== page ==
The UK government said Dec. 12 it will use its terrorism laws to ban a neo-Nazi group, marking the first time such a step has been taken. The move would make it a crime to be a member of, wear insignia, or work with the National Action, as it would fall under the umbrella of a terrorist organization. While the group rose to prominence for its anti-Semitic and xenophobic stances, they recently began to encourage their members to use violence. The terrorism act provision is being used because the group used their now deleted social media to encourage lone wolf acts and showed members training for battle. Additionally, the group praised the murder of progressive MP Jo Cox and adopted her accused killer's court statement as its official slogan. ("Death to traitors, freedom for Britain.") The measure to ban the group is subject to Parliamentary approval.
The UK's Investigatory Powers Bill (PDF) was given royal assent and became law on Nov. 29. The bill gives the UK's intelligence agencies a wide variety of tools to monitor the online activity of all UK citizens. The bill will require Internet providers and phone companies in the UK to retain logs of every citizen's communications and online activity in a massive database for one year. The bill makes it lawful for authorities to access communications data without judicial approval, except to uncover journalistic sources. The government defined communications data as "the context, but not the content of a communication." It also allows for targeted equipment interference (EI), accessing specific devices such as mobile phones and computers, with the approval of a law enforcement chief and judicial commissioner. Another section allows agencies to seek communications data or EI in bulk by applying for a warrant. The bill's supporters argue that it is necessary for enforcement agencies to keep up with rapid technological advances. Critics of the bill, however, have already began circulating a petition calling for it to be repealed. The petition is nearing 140,000 signatures, passing the 100,000 signature threshold required to compel a discussion on the matter by Parliament.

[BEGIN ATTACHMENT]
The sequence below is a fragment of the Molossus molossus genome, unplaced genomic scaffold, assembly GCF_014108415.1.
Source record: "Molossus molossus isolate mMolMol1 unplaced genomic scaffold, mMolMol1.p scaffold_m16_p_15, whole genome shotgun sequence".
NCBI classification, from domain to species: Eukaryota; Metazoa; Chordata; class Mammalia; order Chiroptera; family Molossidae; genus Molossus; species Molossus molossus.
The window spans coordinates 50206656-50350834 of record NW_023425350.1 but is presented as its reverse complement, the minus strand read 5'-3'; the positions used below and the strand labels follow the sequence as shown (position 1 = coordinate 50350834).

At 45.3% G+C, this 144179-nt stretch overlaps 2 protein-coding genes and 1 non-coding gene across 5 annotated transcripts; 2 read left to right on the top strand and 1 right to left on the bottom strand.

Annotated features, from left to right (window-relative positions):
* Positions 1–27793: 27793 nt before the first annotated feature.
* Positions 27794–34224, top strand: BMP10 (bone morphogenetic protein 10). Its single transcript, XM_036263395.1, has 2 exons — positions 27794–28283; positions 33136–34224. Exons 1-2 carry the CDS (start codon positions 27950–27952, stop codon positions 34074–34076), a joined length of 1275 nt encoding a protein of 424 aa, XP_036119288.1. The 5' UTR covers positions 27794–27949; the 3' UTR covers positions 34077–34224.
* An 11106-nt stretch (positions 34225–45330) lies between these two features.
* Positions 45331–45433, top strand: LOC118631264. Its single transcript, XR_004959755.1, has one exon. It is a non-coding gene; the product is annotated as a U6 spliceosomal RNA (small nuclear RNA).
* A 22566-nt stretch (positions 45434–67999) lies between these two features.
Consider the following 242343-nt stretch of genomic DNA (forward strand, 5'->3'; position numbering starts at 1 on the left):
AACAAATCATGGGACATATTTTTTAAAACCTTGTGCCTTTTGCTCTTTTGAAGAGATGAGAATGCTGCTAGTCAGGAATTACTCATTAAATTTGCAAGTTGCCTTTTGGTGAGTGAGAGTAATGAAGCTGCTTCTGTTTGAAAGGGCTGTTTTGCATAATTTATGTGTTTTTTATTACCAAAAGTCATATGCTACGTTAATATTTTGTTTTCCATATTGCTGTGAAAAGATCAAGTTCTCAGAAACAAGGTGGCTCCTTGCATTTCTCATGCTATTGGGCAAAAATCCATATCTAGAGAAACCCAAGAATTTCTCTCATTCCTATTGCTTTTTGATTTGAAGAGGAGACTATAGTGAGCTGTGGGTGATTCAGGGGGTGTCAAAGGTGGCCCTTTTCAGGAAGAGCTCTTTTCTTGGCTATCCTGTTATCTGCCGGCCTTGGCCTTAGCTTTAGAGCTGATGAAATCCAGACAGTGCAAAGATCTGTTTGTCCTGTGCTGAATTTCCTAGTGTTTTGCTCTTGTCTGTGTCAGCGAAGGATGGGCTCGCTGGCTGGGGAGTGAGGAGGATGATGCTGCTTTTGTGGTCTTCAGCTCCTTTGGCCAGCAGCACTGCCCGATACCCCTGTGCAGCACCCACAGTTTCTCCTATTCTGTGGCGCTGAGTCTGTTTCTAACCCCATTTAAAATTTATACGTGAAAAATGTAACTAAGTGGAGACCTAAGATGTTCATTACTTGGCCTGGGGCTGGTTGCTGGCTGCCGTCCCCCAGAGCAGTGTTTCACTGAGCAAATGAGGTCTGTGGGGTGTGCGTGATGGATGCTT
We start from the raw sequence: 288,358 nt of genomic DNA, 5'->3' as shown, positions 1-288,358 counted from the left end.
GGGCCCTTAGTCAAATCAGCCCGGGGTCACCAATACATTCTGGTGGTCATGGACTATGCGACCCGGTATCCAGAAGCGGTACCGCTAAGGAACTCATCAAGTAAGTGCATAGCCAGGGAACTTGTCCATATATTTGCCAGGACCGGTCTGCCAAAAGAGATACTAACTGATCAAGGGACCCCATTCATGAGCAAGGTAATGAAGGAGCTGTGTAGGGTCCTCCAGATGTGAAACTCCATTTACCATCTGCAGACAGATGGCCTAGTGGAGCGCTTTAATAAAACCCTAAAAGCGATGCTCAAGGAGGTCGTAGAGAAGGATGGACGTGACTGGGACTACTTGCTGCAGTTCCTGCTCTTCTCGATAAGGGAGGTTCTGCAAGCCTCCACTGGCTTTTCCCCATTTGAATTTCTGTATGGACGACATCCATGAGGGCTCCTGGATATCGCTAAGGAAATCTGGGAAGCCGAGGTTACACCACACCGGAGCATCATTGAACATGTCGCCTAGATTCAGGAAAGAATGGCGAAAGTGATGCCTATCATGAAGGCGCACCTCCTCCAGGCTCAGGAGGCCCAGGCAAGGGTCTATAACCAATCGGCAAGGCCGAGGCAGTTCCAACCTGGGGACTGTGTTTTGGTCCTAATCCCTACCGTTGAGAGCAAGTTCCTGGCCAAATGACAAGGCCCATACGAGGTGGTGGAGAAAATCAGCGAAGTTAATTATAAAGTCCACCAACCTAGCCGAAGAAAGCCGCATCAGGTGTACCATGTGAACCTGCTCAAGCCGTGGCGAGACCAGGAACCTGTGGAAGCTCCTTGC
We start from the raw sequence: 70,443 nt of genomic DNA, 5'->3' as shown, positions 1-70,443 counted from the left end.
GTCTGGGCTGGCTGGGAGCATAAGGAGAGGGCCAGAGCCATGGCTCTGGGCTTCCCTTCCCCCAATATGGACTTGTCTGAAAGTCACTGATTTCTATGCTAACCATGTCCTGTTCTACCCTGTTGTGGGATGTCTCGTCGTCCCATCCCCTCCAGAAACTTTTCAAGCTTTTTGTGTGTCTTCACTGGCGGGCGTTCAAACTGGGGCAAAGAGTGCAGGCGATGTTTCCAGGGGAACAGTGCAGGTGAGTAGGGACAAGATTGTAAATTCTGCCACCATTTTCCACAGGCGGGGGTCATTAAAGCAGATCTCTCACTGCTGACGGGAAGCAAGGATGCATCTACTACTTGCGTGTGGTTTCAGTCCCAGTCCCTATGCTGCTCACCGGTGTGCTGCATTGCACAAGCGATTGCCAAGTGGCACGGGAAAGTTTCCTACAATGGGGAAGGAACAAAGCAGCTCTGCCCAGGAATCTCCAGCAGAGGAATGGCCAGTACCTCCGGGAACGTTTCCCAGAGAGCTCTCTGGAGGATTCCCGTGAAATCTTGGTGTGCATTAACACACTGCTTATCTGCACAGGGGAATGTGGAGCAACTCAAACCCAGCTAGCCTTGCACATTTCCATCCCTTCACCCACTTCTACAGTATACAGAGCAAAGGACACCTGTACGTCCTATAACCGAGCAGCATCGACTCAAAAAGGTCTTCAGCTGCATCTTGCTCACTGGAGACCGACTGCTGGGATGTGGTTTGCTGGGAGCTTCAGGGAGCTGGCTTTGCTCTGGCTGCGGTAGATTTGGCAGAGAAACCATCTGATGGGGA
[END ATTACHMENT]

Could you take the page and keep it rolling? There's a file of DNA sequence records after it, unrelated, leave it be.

The European Parliament on Nov. 24 voted to halt EU accession negotiations with Turkey due to the government's "disproportionate repressive measures" after a failed coup in July. This vote is non-binding, but represents a strong message to the EU ministers before their December meeting to discuss Turkey's 11-year bid for membership. The MEPs stated that the actions taken by the Turkish government "violate basic rights and freedoms protected by the Turkish Constitution," and that "In partnerships, the will to cooperate has to be two-sided... Turkey is not showing [the] political will [to cooperate] as the government's actions are further diverting Turkey from its European path." The freezing of negotiations on this basis is provided for in Article 5 of the Turkey-EU Negotiating Framework (PDF). However, the MEPs believe Turkey should still "remain anchored" to the EU.
The UK Supreme Court confirmed on Nov. 18 that Scotland and Wales may intervene in an upcoming hearing that will determine whether Prime Minister Theresa May has the power to take the UK out of the EU without a parliamentary vote. Earlier this month the High Court ruled that Article 50 of the Lisbon Treaty, which allows for the UK's exit from the EU, can only be triggered by a vote of the British Parliament. The UK government immediately appealed the decision to the Supreme Court, with Scotland and Wales demanding intervention soon after. While the two countries had their lawyers attend the previous hearing, they will now be allowed to argue how triggering Article 50 without their parliaments' consent will infringe upon their governments' rights and powers. The UK government continues to argue that it has exclusive control over foreign affairs and legal treaties. The three parties will argue their stances at the hearing scheduled for early December.